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J Bone Miner Res. 2001 Jan;16(1):128-34.

Estrogen receptor alpha gene polymorphisms and bone mineral density: haplotype analysis in women from the United Kingdom.

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  • 1Department of Medicine and Therapeutics, University of Aberdeen Medical School, UK.

Abstract

Genetic factors are important in the pathogenesis of osteoporosis and the estrogen receptor has been suggested as a possible candidate gene for regulation of bone mineral density (BMD). We investigated the relationship between PvuII, XbaI, and dinucleotide (TA)n repeat polymorphisms of the estrogen receptor alpha (ER-alpha) gene and BMD in a study of women from northeast Scotland in the United Kingdom. No significant association was observed between BMD values at the lumbar spine (LS) and femoral neck (FN) in relation to PvuII and XbaI polymorphisms individually, but haplotype analysis showed that BMD values (Z score) were significantly lower in those who carried the Px haplotype (n = 36) compared with those who did not (n = 170) at both the LS (mean +/- SEM; -0.775 +/- 0.125 vs. -0.285 +/- 0.082;p = 0.002) and the FN (-0.888 +/- 0.130 vs. -0.335 +/- 0.083; p = 0.0006). In keeping with this, the Px haplotype also was found to be an independent predictor of LS BMD (p = 0.019) and FN BMD (p = 0.005) in a multiple regression analysis model that included other possible predictors of BMD including age, years since menopause (YSM), hormone-replacement therapy (HRT) use, weight, and height. This model explained 15.7% and 23.4% of the total observed variance in LS and FN BMD, respectively, with the Px haplotype accounting for approximately 3% of the variance at both sites. Although the TA repeat polymorphism was in strong linkage disequilibrium (LD) with the PvuII (chi2 = 109.8; p < 0.0001) and XbaI (chi2 = 97.2; p < 0.0001) polymorphisms, there was no overall association between TA repeat number and BMD. We conclude that polymorphisms of the ER-alpha gene are significantly related to BMD in our population and that this association is dependent on the Px haplotype, suggesting that it is the Px haplotype, or a linked polymorphism, that confers risk.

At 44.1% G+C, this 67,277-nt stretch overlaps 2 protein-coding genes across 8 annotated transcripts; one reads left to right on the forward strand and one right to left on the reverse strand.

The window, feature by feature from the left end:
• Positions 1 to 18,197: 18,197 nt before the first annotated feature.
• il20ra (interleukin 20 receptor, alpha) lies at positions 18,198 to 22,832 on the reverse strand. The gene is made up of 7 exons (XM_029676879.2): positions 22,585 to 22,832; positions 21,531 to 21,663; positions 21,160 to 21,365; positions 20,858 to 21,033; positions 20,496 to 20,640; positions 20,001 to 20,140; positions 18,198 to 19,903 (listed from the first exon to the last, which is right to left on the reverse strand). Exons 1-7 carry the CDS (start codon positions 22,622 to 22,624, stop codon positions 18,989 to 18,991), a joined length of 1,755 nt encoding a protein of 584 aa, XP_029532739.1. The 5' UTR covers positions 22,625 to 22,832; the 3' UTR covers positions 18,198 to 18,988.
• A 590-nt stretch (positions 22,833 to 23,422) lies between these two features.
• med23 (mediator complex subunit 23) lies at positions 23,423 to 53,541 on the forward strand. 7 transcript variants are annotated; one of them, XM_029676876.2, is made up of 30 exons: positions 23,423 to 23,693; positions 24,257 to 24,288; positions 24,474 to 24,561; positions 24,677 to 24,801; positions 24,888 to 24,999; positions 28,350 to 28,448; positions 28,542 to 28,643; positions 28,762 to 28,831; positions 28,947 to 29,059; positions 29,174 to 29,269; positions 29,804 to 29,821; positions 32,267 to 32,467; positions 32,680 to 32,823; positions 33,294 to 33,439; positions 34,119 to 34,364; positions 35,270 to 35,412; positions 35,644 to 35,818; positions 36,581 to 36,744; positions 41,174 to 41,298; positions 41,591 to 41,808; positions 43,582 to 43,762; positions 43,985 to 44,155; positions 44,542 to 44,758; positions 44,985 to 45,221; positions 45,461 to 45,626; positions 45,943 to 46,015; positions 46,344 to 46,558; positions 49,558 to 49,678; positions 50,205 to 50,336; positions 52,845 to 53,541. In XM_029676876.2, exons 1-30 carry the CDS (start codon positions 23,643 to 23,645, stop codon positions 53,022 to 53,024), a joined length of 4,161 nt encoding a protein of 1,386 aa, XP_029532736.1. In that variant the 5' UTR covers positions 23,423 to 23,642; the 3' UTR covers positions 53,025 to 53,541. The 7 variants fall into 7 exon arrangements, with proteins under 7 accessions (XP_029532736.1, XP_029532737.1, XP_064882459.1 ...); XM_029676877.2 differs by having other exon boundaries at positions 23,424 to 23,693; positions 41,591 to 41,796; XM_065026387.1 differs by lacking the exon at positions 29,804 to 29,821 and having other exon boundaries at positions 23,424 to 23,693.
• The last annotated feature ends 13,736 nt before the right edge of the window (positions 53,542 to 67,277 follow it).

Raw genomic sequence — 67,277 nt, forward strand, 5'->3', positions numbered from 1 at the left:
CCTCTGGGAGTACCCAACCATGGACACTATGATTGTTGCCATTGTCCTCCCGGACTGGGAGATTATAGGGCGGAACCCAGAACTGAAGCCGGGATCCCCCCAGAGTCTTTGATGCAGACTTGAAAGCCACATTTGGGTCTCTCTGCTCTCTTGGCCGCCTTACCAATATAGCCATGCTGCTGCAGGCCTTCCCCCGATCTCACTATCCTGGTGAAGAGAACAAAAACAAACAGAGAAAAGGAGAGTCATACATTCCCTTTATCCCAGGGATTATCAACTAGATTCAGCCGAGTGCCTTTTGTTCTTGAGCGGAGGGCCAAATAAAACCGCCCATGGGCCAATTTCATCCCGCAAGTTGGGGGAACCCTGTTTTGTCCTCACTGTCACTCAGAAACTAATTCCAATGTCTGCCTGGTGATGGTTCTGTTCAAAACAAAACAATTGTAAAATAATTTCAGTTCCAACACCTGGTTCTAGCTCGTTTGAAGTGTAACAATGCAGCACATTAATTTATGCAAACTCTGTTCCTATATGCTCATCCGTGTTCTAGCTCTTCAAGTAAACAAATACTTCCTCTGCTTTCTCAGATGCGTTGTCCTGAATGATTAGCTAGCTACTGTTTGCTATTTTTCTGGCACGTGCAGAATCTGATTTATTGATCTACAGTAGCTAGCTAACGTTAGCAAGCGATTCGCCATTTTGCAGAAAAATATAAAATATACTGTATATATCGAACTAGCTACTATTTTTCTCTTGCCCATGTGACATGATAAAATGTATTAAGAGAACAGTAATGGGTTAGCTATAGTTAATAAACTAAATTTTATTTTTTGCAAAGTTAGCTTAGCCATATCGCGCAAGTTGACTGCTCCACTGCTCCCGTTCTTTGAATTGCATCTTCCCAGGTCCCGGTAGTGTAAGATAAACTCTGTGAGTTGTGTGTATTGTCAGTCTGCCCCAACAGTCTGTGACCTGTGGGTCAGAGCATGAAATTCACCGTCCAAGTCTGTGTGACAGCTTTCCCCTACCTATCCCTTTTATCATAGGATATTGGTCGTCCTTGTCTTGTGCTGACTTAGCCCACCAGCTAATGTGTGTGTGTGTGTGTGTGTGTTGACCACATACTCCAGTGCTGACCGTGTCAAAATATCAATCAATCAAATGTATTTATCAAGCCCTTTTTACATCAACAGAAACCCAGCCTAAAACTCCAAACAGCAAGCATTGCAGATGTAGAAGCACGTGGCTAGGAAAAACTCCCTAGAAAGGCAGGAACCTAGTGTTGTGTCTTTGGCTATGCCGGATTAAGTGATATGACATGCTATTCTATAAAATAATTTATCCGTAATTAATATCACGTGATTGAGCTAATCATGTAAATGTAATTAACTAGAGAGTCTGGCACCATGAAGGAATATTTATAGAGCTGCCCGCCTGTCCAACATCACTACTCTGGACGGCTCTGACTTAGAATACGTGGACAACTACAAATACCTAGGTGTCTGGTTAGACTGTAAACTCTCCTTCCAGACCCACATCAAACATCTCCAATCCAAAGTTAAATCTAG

PMID:
11149476
DOI:
10.1359/jbmr.2001.16.1.128
[PubMed - indexed for MEDLINE]
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